Under pressure, Iran admitted to shooting down the Ukrainian airliner, drawing strong condemnation at home and abroad and sparking anti-government demonstrations in Tehran and several other major cities.
Iran’s military acknowledged in a statement early Tuesday that it had accidentally shot down a Ukrainian passenger jet, blaming human error for the plane’s sudden turn toward a sensitive military base.
A military statement said the Iranian military was on “high alert” at the time of the incident because of a dispute with the United States, and that the plane had been mistaken for an “enemy target” when it approached a “sensitive” military area. “In this case, the plane was shot down by human error and in an unintentional manner.”
The military statement also apologized for the accident and said it would upgrade systems to prevent such incidents from happening again.
Ukraine’s national airline said Iranian authorities should close Tehran’s airport to ensure security at a time of such regional tension. On the day of the accident, however, the airline received no safety risk warnings.
The statement reverses Iran’s previous claim that a technical fault caused the plane to crash, killing all 176 people on board, including 57 Canadians, 82 Iranians, and 11 Ukrainians.
On January 9, the United States, Canada, and other countries claimed that the accident was caused by a missile launch by Iran, which denied it. Several us media reports suggested that Iran had finally admitted its mistake under pressure from several western countries.
Iranian President Hassan Rowhani said Tuesday on social media that Iran regrets the shooting down of a Ukrainian passenger plane, calling it an “inexcusable mistake.” Mr. Rouhani also said Iran would continue to investigate and hold accountable. Iran’s foreign minister, Mohammad Javad Zarif, said the “risky action” by the United States was responsible for the “human error” in Iran.
On the night of January 11, anti-government protests broke out in Tehran after Iran admitted to “human error” in shooting down a Ukrainian airliner. Thousands of people rallied to demand the ouster of Iran’s supreme leader, Ayatollah Ali Khamenei, CNN reported.
Meanwhile, the Iranian media has issued a rare call for officials involved to resign. “Apologies and resignations,” read a banner headline in Iran’s moderate Etemad daily newspaper on Sunday, saying “the people demand” the resignation of those who mishandled the crisis.
In response, US President Donald Trump expressed his support for the Iranian protesters and warned the Iranian government not to “massacre peaceful demonstrators” again.
“To the brave but long-suffering people of Iran, I have been on your side since I took office, and my government will continue to support you,” Trump said in a twitter message in both English and Persian
Hold you. We are watching the protests closely and are encouraged by your courage.” He also warned the Iranian government against further massacres of peaceful protesters or shutting down the Internet. The world is watching.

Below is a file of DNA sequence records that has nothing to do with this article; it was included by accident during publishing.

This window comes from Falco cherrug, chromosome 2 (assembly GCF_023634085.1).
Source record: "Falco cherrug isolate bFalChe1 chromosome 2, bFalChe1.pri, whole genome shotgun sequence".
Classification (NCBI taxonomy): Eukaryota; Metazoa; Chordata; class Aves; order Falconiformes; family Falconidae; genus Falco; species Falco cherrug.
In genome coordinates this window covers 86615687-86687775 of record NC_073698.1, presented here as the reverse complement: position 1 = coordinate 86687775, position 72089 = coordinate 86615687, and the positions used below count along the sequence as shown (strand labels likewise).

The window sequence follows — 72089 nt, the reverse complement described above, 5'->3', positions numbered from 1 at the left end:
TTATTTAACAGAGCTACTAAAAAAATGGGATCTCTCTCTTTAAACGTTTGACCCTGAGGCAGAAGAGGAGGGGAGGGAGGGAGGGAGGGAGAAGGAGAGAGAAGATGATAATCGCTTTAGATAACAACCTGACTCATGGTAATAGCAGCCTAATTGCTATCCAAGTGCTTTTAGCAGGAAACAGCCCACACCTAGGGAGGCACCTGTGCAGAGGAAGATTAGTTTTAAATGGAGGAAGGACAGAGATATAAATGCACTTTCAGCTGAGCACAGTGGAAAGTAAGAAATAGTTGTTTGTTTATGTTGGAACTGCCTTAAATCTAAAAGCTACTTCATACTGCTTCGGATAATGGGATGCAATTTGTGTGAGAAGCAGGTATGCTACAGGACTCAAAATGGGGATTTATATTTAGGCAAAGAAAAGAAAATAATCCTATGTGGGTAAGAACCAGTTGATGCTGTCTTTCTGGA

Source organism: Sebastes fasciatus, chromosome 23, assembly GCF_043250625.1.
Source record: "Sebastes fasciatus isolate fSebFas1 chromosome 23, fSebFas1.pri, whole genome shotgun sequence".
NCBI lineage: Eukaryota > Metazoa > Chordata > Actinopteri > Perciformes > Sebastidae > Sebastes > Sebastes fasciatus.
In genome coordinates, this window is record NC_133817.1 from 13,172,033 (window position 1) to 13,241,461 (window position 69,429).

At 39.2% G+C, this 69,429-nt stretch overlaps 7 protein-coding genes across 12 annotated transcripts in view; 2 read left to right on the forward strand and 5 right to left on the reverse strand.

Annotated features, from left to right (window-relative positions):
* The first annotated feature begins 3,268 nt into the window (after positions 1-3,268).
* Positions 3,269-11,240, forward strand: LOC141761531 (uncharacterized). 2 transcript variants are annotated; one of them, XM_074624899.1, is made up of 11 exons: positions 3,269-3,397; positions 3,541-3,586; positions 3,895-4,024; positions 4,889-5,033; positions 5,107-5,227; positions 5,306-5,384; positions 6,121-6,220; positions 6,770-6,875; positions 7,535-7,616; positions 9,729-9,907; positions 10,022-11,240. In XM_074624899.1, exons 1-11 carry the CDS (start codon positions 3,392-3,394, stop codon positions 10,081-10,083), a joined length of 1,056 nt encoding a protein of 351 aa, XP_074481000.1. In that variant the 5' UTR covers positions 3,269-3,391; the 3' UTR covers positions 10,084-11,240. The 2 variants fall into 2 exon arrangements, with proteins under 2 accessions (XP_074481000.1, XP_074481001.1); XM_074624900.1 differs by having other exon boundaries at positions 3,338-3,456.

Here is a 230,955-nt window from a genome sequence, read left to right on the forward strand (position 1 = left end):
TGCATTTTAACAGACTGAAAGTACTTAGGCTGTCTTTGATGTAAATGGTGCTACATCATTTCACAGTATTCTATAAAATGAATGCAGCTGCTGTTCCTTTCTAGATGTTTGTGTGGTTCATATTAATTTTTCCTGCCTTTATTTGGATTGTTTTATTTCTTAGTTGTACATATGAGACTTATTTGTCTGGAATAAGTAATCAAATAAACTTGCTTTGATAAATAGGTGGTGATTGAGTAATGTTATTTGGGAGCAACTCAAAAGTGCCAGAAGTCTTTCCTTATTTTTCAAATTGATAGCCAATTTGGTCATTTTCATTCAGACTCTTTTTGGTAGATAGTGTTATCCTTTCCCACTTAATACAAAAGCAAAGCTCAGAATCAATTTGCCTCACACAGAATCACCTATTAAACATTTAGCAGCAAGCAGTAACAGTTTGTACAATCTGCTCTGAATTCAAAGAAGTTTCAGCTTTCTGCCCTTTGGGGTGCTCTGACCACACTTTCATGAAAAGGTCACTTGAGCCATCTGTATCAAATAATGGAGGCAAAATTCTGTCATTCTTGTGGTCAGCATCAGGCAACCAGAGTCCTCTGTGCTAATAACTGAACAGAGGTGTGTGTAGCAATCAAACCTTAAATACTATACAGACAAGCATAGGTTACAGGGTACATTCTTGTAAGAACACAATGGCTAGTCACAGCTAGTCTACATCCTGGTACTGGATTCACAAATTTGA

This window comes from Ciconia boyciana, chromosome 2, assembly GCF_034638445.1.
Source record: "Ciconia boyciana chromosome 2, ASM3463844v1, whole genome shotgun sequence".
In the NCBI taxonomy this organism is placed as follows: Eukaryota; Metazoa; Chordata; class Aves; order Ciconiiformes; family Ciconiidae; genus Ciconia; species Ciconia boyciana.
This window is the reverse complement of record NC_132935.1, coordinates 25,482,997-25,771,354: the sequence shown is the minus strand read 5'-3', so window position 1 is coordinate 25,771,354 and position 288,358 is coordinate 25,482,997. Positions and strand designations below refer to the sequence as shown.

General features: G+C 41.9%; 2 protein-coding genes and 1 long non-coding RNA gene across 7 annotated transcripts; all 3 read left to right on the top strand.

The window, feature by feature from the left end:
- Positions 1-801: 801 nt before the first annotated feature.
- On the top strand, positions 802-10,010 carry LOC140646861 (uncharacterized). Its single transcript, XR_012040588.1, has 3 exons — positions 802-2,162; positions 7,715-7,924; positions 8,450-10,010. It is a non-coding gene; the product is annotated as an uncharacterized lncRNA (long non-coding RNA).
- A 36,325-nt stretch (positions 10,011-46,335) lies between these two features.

In addition, U.S. secretary of state Mike Pompeo tweeted, “the voice of the Iranian people is clear. They are fed up with the regime’s lies, corruption and incompetence, and the brutality of Iran’s revolutionary guard under Mr. Khamenei’s kleptocratic rule. We stand with the Iranian people, and the Iranian people deserve a better future.
Canadian prime minister Donald Trudeau said Tuesday that he was “outraged” by Iran’s shooting down of a Ukrainian airliner and that Iran must take full responsibility. He has spoken to Iran’s President, Hassan rouhani, demanding a full and complete investigation, allowing Canada to participate and expecting full cooperation.
The British government said Iran’s recognition of the downing of the Ukrainian airliner was an important first step, but that a “full, independent and transparent investigation” into the incident was needed. British prime minister Boris Johnson urged regional tensions to be eased as soon as possible.
The latest unrest has put increasing pressure on Iran’s authorities as they struggle to shore up an economy crippled by tough U.S. sanctions.
The United States on January 10 announced additional sanctions against Iran, including several of the country’s top steel producers and eight senior Iranian officials. “With these measures, we will cut off the flow of billions of dollars in support of the Iranian regime,” us Treasury secretary Steven mnuchin said, according to AFP.
The United States and Iran are moving away from the brink of all-out war, but that doesn’t mean the hostilities between the two countries are over. For Iran, the new us sanctions are further confirmation of Mr. Trump’s “uncompromising and aggressive” position.
The direct military confrontation between Iran and the United States is over, but Iran’s leaders are pushing a long-term political agenda to confront the United States, far from ending the crisis, CNN reported.
However, some analysts believe that events in the Middle East, as long as there is no large-scale military conflict, the impact on the market should be short-lived.